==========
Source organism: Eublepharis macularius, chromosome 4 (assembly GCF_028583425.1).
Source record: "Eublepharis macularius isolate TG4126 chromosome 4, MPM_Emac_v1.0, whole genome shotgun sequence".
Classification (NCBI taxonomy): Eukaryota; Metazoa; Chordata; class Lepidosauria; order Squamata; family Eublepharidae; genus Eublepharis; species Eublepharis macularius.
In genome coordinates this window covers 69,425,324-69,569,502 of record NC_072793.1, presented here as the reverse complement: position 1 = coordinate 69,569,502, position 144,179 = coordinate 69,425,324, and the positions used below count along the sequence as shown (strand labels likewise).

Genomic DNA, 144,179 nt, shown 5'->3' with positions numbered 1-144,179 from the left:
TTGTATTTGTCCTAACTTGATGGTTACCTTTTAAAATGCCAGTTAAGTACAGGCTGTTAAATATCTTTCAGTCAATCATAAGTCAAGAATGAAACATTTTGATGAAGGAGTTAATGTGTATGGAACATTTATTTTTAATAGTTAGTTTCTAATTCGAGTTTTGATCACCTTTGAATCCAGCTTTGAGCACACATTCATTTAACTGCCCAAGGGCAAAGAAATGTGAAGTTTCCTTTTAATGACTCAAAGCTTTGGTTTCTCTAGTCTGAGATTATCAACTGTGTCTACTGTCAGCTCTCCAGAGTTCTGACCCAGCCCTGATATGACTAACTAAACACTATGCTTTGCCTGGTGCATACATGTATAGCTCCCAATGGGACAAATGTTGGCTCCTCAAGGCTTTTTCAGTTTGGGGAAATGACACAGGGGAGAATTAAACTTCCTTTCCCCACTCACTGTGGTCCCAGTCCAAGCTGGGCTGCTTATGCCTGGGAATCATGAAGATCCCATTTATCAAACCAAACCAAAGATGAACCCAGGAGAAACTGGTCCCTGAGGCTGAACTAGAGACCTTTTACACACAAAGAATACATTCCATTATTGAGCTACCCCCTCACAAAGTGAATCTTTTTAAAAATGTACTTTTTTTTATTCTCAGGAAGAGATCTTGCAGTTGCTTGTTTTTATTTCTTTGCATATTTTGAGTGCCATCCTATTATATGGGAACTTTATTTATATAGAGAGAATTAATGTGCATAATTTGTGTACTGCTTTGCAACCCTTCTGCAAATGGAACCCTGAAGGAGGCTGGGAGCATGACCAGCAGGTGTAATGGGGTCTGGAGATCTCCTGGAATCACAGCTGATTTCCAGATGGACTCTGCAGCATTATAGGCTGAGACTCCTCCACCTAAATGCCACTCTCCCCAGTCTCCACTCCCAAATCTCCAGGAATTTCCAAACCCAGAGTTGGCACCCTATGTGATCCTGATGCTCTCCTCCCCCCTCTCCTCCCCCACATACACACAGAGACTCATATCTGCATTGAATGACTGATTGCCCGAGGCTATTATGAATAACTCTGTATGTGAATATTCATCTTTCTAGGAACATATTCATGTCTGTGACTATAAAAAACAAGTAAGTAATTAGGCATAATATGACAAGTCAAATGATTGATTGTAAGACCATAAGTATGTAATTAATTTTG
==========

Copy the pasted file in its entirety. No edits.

Source organism: Eublepharis macularius, chromosome 4 (assembly GCF_028583425.1).
Source record: "Eublepharis macularius isolate TG4126 chromosome 4, MPM_Emac_v1.0, whole genome shotgun sequence".
Classification (NCBI taxonomy): Eukaryota; Metazoa; Chordata; class Lepidosauria; order Squamata; family Eublepharidae; genus Eublepharis; species Eublepharis macularius.
In genome coordinates this window covers 69,425,324-69,569,502 of record NC_072793.1, presented here as the reverse complement: position 1 = coordinate 69,569,502, position 144,179 = coordinate 69,425,324, and the positions used below count along the sequence as shown (strand labels likewise).

Genomic DNA, 144,179 nt, shown 5'->3' with positions numbered 1-144,179 from the left:
TTGTATTTGTCCTAACTTGATGGTTACCTTTTAAAATGCCAGTTAAGTACAGGCTGTTAAATATCTTTCAGTCAATCATAAGTCAAGAATGAAACATTTTGATGAAGGAGTTAATGTGTATGGAACATTTATTTTTAATAGTTAGTTTCTAATTCGAGTTTTGATCACCTTTGAATCCAGCTTTGAGCACACATTCATTTAACTGCCCAAGGGCAAAGAAATGTGAAGTTTCCTTTTAATGACTCAAAGCTTTGGTTTCTCTAGTCTGAGATTATCAACTGTGTCTACTGTCAGCTCTCCAGAGTTCTGACCCAGCCCTGATATGACTAACTAAACACTATGCTTTGCCTGGTGCATACATGTATAGCTCCCAATGGGACAAATGTTGGCTCCTCAAGGCTTTTTCAGTTTGGGGAAATGACACAGGGGAGAATTAAACTTCCTTTCCCCACTCACTGTGGTCCCAGTCCAAGCTGGGCTGCTTATGCCTGGGAATCATGAAGATCCCATTTATCAAACCAAACCAAAGATGAACCCAGGAGAAACTGGTCCCTGAGGCTGAACTAGAGACCTTTTACACACAAAGAATACATTCCATTATTGAGCTACCCCCTCACAAAGTGAATCTTTTTAAAAATGTACTTTTTTTTATTCTCAGGAAGAGATCTTGCAGTTGCTTGTTTTTATTTCTTTGCATATTTTGAGTGCCATCCTATTATATGGGAACTTTATTTATATAGAGAGAATTAATGTGCATAATTTGTGTACTGCTTTGCAACCCTTCTGCAAATGGAACCCTGAAGGAGGCTGGGAGCATGACCAGCAGGTGTAATGGGGTCTGGAGATCTCCTGGAATCACAGCTGATTTCCAGATGGACTCTGCAGCATTATAGGCTGAGACTCCTCCACCTAAATGCCACTCTCCCCAGTCTCCACTCCCAAATCTCCAGGAATTTCCAAACCCAGAGTTGGCACCCTATGTGATCCTGATGCTCTCCTCCCCCCTCTCCTCCCCCACATACACACAGAGACTCATATCTGCATTGAATGACTGATTGCCCGAGGCTATTATGAATAACTCTGTATGTGAATATTCATCTTTCTAGGAACATATTCATGTCTGTGACTATAAAAAACAAGTAAGTAATTAGGCATAATATGACAAGTCAAATGATTGATTGTAAGACCATAAGTATGTAATTAATTTTG